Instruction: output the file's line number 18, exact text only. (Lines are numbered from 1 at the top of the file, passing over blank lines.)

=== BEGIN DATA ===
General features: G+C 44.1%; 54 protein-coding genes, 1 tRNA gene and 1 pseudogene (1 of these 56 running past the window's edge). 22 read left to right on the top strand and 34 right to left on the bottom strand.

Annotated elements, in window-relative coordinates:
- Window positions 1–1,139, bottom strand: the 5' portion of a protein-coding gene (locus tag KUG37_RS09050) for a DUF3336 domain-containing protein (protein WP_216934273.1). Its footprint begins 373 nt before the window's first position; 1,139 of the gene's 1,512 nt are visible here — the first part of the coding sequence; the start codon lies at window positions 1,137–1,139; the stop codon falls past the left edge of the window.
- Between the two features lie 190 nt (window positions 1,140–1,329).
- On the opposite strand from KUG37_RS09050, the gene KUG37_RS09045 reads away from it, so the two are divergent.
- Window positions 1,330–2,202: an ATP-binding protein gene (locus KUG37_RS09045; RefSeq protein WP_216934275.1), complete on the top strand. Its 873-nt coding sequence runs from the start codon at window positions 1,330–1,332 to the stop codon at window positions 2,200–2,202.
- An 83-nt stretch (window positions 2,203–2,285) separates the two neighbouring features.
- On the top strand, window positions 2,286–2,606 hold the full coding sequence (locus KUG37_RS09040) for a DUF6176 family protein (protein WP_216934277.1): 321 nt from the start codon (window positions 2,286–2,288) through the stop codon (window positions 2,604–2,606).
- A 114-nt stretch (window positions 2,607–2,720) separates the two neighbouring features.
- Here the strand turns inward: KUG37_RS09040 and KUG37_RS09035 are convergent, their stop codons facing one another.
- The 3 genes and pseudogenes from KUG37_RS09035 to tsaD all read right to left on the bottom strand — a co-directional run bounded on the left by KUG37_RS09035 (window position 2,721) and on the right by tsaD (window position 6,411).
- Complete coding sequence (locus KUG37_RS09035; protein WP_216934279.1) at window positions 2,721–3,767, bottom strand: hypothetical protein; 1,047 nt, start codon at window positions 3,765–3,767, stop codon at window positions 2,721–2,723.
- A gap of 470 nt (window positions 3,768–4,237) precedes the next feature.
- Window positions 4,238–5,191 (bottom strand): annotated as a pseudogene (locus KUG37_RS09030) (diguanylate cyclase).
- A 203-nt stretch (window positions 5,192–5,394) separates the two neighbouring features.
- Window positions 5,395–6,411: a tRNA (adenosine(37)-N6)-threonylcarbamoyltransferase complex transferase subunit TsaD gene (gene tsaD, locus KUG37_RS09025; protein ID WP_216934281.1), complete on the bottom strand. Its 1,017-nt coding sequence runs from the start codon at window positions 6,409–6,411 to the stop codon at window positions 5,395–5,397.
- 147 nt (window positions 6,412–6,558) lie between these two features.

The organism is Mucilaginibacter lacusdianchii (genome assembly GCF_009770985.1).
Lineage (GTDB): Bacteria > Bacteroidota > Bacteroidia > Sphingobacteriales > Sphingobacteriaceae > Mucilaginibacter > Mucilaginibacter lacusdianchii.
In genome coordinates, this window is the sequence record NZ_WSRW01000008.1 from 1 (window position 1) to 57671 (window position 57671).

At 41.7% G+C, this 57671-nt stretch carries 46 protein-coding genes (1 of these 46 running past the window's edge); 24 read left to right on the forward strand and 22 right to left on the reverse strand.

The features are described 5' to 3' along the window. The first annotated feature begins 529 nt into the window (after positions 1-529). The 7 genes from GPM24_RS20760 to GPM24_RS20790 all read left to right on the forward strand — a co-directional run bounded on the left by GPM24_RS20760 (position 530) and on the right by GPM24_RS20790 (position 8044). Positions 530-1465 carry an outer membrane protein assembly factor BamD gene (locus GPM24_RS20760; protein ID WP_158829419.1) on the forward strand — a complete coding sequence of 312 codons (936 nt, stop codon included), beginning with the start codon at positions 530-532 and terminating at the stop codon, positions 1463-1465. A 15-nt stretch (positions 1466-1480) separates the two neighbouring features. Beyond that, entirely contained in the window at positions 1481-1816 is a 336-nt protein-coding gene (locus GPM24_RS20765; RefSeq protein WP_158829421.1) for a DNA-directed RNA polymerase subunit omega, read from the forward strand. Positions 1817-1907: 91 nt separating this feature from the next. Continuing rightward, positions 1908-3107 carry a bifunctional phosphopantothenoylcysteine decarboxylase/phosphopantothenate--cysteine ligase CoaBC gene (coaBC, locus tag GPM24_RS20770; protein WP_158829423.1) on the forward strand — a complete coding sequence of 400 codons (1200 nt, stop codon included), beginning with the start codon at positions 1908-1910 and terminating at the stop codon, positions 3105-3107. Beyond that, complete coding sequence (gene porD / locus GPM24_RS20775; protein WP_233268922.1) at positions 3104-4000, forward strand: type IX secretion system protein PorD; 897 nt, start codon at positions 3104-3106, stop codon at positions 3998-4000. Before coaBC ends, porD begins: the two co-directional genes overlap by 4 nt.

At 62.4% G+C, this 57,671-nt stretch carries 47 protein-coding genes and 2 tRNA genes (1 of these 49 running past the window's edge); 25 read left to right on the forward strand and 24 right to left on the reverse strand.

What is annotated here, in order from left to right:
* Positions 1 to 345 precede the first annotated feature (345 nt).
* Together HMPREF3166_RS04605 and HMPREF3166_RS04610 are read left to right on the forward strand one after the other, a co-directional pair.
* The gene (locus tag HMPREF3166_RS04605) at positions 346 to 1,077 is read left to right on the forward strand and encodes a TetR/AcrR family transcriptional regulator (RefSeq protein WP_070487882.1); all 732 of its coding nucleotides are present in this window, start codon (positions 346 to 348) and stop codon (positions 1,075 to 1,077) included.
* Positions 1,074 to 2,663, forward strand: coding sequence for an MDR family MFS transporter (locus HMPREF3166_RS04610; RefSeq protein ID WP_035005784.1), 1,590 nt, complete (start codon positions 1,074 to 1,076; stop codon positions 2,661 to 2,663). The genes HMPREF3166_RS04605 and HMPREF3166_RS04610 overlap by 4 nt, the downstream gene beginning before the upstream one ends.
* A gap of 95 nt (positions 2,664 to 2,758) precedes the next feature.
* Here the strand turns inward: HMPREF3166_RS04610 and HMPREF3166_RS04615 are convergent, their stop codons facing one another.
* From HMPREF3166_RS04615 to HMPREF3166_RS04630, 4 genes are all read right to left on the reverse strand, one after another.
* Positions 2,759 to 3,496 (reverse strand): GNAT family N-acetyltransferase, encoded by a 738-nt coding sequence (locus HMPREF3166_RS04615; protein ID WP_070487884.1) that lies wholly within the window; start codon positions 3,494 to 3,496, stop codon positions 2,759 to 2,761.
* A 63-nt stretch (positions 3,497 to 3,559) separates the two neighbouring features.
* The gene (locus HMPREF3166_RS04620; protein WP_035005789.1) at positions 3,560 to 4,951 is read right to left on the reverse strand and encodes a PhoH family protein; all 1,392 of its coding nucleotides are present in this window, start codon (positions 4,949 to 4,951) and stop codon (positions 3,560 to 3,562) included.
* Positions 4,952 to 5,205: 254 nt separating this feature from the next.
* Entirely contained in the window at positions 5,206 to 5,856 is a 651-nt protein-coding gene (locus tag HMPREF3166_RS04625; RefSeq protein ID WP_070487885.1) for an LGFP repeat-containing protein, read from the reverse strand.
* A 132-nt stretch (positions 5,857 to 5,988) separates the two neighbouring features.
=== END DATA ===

The organism is Mucilaginibacter lacusdianchii (genome assembly GCF_009770985.1).